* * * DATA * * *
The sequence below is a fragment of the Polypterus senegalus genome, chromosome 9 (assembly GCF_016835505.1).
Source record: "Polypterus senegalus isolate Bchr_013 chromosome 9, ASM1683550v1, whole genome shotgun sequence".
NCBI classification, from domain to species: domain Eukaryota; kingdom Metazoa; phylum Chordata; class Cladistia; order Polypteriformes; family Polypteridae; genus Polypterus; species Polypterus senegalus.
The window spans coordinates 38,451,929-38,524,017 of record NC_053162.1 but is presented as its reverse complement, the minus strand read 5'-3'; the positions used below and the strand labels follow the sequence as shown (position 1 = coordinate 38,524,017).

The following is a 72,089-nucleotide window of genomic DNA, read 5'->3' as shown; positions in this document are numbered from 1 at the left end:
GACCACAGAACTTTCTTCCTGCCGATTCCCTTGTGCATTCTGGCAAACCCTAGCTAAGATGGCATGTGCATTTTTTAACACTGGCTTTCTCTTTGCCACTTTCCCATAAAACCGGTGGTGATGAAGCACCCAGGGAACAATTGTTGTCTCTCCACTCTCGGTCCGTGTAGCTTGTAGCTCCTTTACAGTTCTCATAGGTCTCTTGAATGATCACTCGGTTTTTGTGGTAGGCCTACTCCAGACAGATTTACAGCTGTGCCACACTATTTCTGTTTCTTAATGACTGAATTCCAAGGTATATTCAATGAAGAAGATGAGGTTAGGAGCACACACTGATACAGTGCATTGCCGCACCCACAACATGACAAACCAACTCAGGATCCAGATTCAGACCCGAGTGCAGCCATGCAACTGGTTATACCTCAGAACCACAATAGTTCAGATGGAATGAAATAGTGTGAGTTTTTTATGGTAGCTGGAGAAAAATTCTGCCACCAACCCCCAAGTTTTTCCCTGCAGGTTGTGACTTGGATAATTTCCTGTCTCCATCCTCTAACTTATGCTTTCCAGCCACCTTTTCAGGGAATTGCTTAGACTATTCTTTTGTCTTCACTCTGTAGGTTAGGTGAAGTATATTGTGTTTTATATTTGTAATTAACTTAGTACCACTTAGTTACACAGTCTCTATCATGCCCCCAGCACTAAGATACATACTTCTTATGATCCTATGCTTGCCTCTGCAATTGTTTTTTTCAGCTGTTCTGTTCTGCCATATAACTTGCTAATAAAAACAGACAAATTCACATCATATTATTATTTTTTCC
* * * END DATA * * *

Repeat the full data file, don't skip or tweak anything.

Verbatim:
The sequence below is a fragment of the Polypterus senegalus genome, chromosome 9 (assembly GCF_016835505.1).
Source record: "Polypterus senegalus isolate Bchr_013 chromosome 9, ASM1683550v1, whole genome shotgun sequence".
NCBI classification, from domain to species: domain Eukaryota; kingdom Metazoa; phylum Chordata; class Cladistia; order Polypteriformes; family Polypteridae; genus Polypterus; species Polypterus senegalus.
The window spans coordinates 38,451,929-38,524,017 of record NC_053162.1 but is presented as its reverse complement, the minus strand read 5'-3'; the positions used below and the strand labels follow the sequence as shown (position 1 = coordinate 38,524,017).

The following is a 72,089-nucleotide window of genomic DNA, read 5'->3' as shown; positions in this document are numbered from 1 at the left end:
GACCACAGAACTTTCTTCCTGCCGATTCCCTTGTGCATTCTGGCAAACCCTAGCTAAGATGGCATGTGCATTTTTTAACACTGGCTTTCTCTTTGCCACTTTCCCATAAAACCGGTGGTGATGAAGCACCCAGGGAACAATTGTTGTCTCTCCACTCTCGGTCCGTGTAGCTTGTAGCTCCTTTACAGTTCTCATAGGTCTCTTGAATGATCACTCGGTTTTTGTGGTAGGCCTACTCCAGACAGATTTACAGCTGTGCCACACTATTTCTGTTTCTTAATGACTGAATTCCAAGGTATATTCAATGAAGAAGATGAGGTTAGGAGCACACACTGATACAGTGCATTGCCGCACCCACAACATGACAAACCAACTCAGGATCCAGATTCAGACCCGAGTGCAGCCATGCAACTGGTTATACCTCAGAACCACAATAGTTCAGATGGAATGAAATAGTGTGAGTTTTTTATGGTAGCTGGAGAAAAATTCTGCCACCAACCCCCAAGTTTTTCCCTGCAGGTTGTGACTTGGATAATTTCCTGTCTCCATCCTCTAACTTATGCTTTCCAGCCACCTTTTCAGGGAATTGCTTAGACTATTCTTTTGTCTTCACTCTGTAGGTTAGGTGAAGTATATTGTGTTTTATATTTGTAATTAACTTAGTACCACTTAGTTACACAGTCTCTATCATGCCCCCAGCACTAAGATACATACTTCTTATGATCCTATGCTTGCCTCTGCAATTGTTTTTTTCAGCTGTTCTGTTCTGCCATATAACTTGCTAATAAAAACAGACAAATTCACATCATATTATTATTTTTTCC